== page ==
Memorial cairn on its way back to Cooks Beach
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Posted September 03, 2019
Council Matters ,
History / Arts / Culture
The work to reinstate the memorial stone cairn back to Cooks Beach has begun and will take 2-3 weeks to complete. Earthworks and site establishment is underway this week, which will then allow the cairn to be brought back and placed on site.
The cairn marked the 1769 visit of Captain Cook to New Zealand. It toppled into the sea during a storm in July 2018 and was taken off the beach and stored. It will be returned to Cooks Beach after the site works have been completed.
There was no damage to the monument, which is made of Coromandel granite, but remediation work is needed on the foreshore and reserve where the cairn was placed.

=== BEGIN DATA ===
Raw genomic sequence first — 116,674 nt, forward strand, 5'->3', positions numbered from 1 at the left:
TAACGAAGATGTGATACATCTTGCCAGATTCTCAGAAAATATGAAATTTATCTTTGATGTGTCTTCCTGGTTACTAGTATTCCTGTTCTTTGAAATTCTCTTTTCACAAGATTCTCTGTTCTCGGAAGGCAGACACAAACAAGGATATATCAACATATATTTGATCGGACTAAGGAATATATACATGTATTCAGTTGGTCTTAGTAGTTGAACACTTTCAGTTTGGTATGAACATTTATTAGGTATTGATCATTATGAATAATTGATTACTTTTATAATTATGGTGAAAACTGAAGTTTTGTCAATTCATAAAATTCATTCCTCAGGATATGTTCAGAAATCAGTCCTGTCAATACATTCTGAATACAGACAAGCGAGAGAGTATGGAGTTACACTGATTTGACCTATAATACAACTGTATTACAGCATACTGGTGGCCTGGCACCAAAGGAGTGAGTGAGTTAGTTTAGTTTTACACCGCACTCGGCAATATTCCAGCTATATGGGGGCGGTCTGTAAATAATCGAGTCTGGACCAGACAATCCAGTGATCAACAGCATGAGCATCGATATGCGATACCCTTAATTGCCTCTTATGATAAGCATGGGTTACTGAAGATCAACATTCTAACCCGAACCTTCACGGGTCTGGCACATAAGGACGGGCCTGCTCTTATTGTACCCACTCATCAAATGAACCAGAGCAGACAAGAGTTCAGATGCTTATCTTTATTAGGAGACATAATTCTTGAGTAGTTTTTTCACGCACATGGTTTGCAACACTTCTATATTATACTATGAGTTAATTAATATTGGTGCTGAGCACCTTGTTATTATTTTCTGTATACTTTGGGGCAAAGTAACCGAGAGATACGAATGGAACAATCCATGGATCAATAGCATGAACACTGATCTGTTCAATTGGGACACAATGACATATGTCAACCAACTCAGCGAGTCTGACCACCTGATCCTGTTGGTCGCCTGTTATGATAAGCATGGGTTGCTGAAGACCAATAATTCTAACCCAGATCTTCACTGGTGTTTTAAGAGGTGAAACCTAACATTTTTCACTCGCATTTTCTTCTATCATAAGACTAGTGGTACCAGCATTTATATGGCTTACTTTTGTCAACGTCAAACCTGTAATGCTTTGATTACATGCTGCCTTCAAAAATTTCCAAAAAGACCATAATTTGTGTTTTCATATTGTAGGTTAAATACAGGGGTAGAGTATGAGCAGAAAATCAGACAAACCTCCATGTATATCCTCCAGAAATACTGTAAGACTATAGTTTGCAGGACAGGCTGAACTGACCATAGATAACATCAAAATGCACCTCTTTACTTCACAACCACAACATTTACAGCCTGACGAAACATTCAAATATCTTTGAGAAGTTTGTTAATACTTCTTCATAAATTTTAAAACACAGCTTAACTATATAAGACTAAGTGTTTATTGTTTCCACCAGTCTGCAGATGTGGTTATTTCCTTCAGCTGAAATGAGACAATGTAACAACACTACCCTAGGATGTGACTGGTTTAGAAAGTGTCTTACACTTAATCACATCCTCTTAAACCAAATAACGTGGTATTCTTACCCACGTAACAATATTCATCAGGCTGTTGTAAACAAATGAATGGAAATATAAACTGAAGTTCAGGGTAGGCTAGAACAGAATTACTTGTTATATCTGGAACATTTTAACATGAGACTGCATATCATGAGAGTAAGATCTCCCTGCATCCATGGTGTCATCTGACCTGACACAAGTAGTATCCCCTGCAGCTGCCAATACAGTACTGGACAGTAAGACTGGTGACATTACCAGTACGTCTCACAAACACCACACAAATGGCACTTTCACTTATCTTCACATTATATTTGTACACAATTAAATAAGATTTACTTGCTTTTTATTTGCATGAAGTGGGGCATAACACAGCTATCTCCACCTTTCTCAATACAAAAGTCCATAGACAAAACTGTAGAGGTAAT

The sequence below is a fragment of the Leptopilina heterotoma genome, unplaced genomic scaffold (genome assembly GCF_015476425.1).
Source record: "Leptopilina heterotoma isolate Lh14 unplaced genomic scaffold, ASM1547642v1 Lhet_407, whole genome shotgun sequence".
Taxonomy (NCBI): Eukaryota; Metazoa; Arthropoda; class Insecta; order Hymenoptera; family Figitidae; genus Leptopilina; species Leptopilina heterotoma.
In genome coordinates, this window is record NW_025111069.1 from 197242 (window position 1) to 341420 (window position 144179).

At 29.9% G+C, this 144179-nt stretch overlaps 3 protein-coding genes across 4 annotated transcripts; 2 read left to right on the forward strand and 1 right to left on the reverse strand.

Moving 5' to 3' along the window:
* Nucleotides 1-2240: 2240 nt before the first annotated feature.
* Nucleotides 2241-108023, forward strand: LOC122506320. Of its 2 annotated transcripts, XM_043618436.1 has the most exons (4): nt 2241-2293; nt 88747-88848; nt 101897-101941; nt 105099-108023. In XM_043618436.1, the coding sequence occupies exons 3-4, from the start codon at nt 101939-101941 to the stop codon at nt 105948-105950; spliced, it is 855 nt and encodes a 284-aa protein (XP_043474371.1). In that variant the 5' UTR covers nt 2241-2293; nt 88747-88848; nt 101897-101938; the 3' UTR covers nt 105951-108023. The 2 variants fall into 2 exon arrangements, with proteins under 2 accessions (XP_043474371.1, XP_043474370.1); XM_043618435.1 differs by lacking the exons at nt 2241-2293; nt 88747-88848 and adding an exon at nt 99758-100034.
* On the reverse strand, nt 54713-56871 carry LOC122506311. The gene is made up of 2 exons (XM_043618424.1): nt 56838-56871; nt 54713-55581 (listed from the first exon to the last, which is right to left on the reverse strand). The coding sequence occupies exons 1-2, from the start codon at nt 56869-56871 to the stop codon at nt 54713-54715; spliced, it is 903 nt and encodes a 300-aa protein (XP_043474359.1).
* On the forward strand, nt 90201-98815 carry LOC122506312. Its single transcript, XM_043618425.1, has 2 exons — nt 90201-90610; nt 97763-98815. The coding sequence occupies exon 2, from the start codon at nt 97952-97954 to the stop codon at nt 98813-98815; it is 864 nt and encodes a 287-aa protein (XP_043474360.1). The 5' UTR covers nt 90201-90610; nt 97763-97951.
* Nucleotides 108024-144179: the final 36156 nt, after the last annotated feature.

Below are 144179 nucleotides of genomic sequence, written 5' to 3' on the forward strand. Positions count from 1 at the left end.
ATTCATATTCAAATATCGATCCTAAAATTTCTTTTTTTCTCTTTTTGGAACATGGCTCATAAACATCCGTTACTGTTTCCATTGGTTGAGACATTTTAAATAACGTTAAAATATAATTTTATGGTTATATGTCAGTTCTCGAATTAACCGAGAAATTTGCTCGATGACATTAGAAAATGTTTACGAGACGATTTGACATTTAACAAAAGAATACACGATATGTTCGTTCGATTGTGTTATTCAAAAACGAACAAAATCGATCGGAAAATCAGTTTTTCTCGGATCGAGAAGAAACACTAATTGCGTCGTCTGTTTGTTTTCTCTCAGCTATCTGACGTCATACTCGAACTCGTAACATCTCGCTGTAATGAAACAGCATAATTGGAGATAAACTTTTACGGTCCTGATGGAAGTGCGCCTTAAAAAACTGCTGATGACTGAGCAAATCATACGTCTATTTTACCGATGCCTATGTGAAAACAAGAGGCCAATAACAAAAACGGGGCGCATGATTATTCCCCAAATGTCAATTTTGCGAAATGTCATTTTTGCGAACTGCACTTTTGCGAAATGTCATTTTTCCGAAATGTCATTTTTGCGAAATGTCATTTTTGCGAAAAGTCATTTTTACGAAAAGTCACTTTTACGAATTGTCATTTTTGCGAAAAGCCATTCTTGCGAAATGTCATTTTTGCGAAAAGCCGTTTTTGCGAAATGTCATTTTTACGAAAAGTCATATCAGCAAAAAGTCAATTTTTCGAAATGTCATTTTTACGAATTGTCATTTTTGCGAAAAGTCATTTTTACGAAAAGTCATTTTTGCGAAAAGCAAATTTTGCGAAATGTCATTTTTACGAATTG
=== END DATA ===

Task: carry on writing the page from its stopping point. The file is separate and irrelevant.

The site where the cairn will sit includes a path and board walk, heritage signage as well as a platform with a view to a buoy that marks where Cook’s ship The Endeavour was moored 250 years ago, this year. The surrounding area will also be planted with coastal natives.
“We are also making progress on a back-stop wall in the same area. This work contributes to managing our coastal erosion issues around the area to protect our infrastructure, “ says Allan Tiplady, Thames Coromandel District Manager North.
The consent for the back-stop wall has been lodged and planning is also underway to reinstate the foreshore and sand dunes with native planting at the same site.